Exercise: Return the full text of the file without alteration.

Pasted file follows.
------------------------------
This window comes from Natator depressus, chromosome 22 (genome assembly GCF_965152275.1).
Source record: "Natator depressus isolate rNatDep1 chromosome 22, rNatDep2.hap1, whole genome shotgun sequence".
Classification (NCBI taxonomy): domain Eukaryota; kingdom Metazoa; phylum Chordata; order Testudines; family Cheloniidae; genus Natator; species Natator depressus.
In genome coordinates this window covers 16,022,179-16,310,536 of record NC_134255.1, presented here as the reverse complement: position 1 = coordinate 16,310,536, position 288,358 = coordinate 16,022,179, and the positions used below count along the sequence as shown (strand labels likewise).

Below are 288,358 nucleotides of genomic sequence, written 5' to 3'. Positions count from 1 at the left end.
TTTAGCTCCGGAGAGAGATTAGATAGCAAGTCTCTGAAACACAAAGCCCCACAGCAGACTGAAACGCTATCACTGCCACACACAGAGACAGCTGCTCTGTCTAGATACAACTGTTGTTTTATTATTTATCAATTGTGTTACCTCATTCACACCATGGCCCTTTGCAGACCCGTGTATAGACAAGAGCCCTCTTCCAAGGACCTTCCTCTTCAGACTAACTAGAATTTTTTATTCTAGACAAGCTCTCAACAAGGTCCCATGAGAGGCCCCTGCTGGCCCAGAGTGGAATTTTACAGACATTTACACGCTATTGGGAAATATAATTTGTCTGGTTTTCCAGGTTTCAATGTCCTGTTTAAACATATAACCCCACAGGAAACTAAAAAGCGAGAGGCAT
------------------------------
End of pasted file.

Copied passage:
This window comes from Natator depressus, chromosome 22 (genome assembly GCF_965152275.1).
Source record: "Natator depressus isolate rNatDep1 chromosome 22, rNatDep2.hap1, whole genome shotgun sequence".
Classification (NCBI taxonomy): domain Eukaryota; kingdom Metazoa; phylum Chordata; order Testudines; family Cheloniidae; genus Natator; species Natator depressus.
In genome coordinates this window covers 16,022,179-16,310,536 of record NC_134255.1, presented here as the reverse complement: position 1 = coordinate 16,310,536, position 288,358 = coordinate 16,022,179, and the positions used below count along the sequence as shown (strand labels likewise).

Below are 288,358 nucleotides of genomic sequence, written 5' to 3'. Positions count from 1 at the left end.
TTTAGCTCCGGAGAGAGATTAGATAGCAAGTCTCTGAAACACAAAGCCCCACAGCAGACTGAAACGCTATCACTGCCACACACAGAGACAGCTGCTCTGTCTAGATACAACTGTTGTTTTATTATTTATCAATTGTGTTACCTCATTCACACCATGGCCCTTTGCAGACCCGTGTATAGACAAGAGCCCTCTTCCAAGGACCTTCCTCTTCAGACTAACTAGAATTTTTTATTCTAGACAAGCTCTCAACAAGGTCCCATGAGAGGCCCCTGCTGGCCCAGAGTGGAATTTTACAGACATTTACACGCTATTGGGAAATATAATTTGTCTGGTTTTCCAGGTTTCAATGTCCTGTTTAAACATATAACCCCACAGGAAACTAAAAAGCGAGAGGCAT